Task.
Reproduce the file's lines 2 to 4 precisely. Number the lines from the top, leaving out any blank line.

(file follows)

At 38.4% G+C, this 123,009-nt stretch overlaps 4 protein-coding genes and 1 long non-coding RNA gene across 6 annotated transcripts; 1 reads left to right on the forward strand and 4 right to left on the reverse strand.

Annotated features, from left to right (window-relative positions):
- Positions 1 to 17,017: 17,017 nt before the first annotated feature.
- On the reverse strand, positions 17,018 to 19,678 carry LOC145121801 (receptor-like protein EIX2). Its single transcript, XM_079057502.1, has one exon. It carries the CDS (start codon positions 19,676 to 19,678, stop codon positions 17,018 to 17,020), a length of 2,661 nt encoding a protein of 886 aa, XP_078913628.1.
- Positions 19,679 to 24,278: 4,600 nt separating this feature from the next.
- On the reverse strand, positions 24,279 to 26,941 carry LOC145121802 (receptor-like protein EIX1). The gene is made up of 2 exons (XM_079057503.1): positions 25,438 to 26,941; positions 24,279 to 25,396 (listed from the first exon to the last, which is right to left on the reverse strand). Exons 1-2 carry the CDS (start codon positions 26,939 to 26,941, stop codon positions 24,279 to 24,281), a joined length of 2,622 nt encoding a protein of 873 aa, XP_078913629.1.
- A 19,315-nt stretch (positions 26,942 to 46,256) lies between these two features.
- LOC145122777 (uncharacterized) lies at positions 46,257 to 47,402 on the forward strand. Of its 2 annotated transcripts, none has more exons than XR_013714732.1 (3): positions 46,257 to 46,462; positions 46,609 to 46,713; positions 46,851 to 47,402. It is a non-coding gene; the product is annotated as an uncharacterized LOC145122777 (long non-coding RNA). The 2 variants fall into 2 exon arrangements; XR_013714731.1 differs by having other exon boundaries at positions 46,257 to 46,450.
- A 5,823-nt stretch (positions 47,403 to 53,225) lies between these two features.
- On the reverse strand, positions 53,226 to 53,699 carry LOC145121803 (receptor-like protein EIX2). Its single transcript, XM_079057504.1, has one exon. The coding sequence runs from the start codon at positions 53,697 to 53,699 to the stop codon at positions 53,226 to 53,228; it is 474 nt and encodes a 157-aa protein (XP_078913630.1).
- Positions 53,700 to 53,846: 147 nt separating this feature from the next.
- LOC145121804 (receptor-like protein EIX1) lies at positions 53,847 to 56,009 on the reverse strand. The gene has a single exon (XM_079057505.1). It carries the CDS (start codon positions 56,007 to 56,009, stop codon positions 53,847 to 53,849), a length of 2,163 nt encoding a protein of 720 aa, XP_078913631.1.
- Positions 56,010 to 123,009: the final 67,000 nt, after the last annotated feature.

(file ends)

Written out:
Annotated features, from left to right (window-relative positions):
- Positions 1 to 17,017: 17,017 nt before the first annotated feature.
- On the reverse strand, positions 17,018 to 19,678 carry LOC145121801 (receptor-like protein EIX2). Its single transcript, XM_079057502.1, has one exon. It carries the CDS (start codon positions 19,676 to 19,678, stop codon positions 17,018 to 17,020), a length of 2,661 nt encoding a protein of 886 aa, XP_078913628.1.